University of Miami

Brown’s triple-double gets No. 13 Hurricanes off to right start in season opener

Miami guard Bruce Brown Jr. (11) drives up against Gardner Webb guard Liam O'Reilly during the first half of an NCAA college basketball game, Fri., Nov. 10, 2017, in Coral Gables, Fla.
Miami guard Bruce Brown Jr. (11) drives up against Gardner Webb guard Liam O'Reilly during the first half of an NCAA college basketball game, Fri., Nov. 10, 2017, in Coral Gables, Fla. AP

Sophomore Bruce Brown and freshman Lonnie Walker are projected 2018 NBA first-round picks, big men on the University of Miami campus and a dynamic duo with personality to spare.

After Brown produced his second career triple-double and the third in UM history in the Hurricanes’ 77-45 season-opening win over visiting Gardner-Webb on Friday night, Walker raved about his new teammate.

“That’s Bruce Brown. He’s one of the reasons why I came here, and it’s evident on the court,” Walker said after Brown posted 10 points, 11 rebounds and 10 assists.

“He’s going to do that almost any game without (people) really noticing. That’s what he does. That’s his name. Bruce Brown. Call him ‘triple dub’ if you want.”

With 12 minutes left in the game, Brown said his teammates told him he was near the triple-double, and he went for the achievement.

“I’m happy I got it,” he said, “and I’m happy we won.”

Early on, though, the win was not at all assure. Miami started slowly, leading just 27-23 at halftime.

Walker, who did not start as coach Jim Larranaga went with a veteran lineup to open the game, produced 10 points and five assists in 25 minutes, making 4-of-5 shots, including 2-of-3 on three-pointers.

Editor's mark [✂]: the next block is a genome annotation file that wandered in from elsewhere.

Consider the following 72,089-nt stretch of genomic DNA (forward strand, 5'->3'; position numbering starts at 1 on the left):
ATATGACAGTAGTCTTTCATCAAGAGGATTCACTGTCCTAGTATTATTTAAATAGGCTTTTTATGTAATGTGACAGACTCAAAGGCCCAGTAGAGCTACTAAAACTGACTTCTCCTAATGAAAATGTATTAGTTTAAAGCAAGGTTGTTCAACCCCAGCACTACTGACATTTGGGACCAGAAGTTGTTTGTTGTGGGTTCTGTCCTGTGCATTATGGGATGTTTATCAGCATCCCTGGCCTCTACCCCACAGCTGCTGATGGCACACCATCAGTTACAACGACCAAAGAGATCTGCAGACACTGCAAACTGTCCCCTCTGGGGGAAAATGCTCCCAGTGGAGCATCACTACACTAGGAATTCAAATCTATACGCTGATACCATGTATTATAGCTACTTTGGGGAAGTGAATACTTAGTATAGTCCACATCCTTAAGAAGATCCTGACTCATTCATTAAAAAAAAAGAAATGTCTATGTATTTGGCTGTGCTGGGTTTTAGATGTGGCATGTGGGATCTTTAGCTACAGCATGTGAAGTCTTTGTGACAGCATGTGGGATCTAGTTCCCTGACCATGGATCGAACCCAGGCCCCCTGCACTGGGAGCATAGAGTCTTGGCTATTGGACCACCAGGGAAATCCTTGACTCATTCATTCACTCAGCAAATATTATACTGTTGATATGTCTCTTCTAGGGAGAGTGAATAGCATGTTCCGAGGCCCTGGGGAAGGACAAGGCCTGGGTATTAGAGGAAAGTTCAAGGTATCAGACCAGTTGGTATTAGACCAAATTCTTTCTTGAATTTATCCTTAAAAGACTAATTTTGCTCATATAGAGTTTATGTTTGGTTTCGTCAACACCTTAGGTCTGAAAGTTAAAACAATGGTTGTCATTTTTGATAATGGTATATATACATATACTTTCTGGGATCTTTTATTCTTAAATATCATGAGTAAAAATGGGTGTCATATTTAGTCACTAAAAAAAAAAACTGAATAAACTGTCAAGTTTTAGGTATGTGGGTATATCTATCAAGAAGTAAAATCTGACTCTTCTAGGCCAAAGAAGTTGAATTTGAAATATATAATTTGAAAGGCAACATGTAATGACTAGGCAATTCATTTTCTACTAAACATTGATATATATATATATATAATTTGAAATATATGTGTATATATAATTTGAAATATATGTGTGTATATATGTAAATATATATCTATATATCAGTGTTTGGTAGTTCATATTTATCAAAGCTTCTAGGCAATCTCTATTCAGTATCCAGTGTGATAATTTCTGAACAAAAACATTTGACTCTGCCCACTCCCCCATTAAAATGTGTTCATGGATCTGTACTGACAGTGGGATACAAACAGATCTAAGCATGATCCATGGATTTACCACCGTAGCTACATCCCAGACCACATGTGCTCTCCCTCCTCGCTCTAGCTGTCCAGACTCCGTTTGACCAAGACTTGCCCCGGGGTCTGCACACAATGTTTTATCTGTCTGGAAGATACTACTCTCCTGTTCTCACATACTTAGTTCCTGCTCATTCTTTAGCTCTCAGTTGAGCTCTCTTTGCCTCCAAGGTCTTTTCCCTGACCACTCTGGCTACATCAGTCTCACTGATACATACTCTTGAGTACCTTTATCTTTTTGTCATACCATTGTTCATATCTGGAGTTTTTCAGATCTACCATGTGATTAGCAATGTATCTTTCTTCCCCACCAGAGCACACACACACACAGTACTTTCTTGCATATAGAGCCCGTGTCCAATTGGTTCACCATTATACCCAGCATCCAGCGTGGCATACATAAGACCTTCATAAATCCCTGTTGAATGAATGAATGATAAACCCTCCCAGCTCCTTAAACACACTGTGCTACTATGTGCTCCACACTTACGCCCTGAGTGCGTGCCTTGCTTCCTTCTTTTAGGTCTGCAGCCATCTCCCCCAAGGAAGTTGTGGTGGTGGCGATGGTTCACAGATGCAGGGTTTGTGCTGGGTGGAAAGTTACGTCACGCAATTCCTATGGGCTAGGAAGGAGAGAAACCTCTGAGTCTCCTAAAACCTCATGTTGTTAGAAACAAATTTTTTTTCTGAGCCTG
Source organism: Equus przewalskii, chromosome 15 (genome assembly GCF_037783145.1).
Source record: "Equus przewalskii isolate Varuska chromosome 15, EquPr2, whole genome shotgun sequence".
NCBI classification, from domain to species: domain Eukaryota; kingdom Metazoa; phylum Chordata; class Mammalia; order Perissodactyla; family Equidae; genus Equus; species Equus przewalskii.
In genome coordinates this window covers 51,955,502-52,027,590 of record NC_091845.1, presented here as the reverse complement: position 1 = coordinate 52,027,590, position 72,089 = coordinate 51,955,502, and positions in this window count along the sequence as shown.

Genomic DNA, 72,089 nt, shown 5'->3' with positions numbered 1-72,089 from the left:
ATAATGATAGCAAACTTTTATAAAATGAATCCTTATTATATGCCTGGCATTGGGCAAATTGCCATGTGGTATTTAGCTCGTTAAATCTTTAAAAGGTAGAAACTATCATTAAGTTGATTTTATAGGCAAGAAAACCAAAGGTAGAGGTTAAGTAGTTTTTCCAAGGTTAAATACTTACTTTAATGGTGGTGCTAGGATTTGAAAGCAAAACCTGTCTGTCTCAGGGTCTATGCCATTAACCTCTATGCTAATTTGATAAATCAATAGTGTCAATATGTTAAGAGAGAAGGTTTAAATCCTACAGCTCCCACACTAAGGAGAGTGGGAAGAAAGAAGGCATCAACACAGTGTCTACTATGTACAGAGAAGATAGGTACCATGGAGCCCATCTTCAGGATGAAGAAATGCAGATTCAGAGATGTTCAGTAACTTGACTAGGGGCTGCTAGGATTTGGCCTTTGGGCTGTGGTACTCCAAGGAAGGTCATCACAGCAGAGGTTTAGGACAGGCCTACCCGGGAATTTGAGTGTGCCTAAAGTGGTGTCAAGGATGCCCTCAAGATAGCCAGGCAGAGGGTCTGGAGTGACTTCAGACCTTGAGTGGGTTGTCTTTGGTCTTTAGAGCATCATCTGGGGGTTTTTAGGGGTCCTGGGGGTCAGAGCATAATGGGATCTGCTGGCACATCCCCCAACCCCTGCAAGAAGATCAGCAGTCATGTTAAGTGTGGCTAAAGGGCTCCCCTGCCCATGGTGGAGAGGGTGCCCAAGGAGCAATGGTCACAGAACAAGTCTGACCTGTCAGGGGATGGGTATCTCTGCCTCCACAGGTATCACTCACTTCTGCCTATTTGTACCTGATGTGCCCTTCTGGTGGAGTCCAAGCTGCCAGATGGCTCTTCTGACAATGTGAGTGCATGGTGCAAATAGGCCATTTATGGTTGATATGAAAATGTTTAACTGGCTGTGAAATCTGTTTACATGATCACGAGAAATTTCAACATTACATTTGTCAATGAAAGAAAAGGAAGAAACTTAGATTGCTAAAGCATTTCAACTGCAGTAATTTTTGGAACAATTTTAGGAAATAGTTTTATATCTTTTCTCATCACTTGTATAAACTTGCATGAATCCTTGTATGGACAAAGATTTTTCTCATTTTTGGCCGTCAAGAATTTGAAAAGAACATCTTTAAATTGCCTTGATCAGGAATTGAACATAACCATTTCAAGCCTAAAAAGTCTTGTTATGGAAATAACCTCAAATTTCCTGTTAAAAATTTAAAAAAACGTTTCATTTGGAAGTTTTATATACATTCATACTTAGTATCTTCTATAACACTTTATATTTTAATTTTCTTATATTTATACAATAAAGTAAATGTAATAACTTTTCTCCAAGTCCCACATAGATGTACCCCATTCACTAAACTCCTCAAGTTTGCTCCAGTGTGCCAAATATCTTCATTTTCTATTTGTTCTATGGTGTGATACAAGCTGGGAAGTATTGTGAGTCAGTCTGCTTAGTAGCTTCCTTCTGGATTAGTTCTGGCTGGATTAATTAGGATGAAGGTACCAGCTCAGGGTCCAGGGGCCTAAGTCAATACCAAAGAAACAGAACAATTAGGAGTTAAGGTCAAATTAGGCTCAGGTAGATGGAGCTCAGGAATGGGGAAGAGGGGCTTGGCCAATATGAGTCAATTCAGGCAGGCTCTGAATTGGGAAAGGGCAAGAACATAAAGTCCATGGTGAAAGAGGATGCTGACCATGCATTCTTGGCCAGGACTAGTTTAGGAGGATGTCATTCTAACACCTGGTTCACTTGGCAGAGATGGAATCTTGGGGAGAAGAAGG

His first career basket provided instant energy when he took an alley-oop pass from Brown and dunked to cut Gardner-Webb’s early lead to 7-6.

And even though the play looked good, Walker said it wasn’t quite perfect.

UM(6)
Miami guard Lonnie Walker IV (4) dunks the ball against Gardner Webb guard David Efianayi during the first half of an NCAA college basketball game, Fri., Nov. 10, 2017, in Coral Gables, Fla. Wilfredo Lee AP

“I kind of fumbled the ball, and when it went in, I looked up and said, ‘That’s my first points’,” Walker said. “It was ironic because my first basket my freshman year in high school was an alley-oop dunk. It brought back flash-back memories.”

Brown said his pass to Walker was something he was plotting since Walker arrived on campus in July.

“I knew he could jump,” Brown said. “You’re going to see a lot more of those.”

Added Walker: “A lot more.”

Brown, turning comedian, joked about an “almost” connection with Walker.

“I could have had him a second time,” Brown said, “but I just didn’t want to throw him the ball.”

The Brown-Walker Show put a happy face on an odd time for Miami basketball. The Hurricanes are 13th in the nation – its highest-ever preseason ranking – and yet there is great doubt about the future.

Miami’s program and Larranaga are under FBI investigation for alleged recruiting improprieties, and the effect of that probe is already being felt.

Larranaga so far has failed to sign a single player in the early period, which is when most of the top recruits pick their colleges. For example, North Carolina has already signed three of the top 50 players in the country, and Duke has picked up two of the top 10. Syracuse, Wake Forest, Notre Dame, Georgia Tech, North Carolina State and Virginia Tech have all signed top-100 players this month in the ever-competitive Atlantic Coast Conference.

So, yes, Miami is falling behind in recruiting for this early period, and the Hurricanes have just 11 scholarship players on the roster.

Starting point guard Ja’Quan Newton, who had 13 points on Friday, is a senior this season. If Walker and Brown were to leave early, that would leave just eight scholarship players set to return next season, with Larranaga hoping he and his program are exonerated before the April recruiting period begins.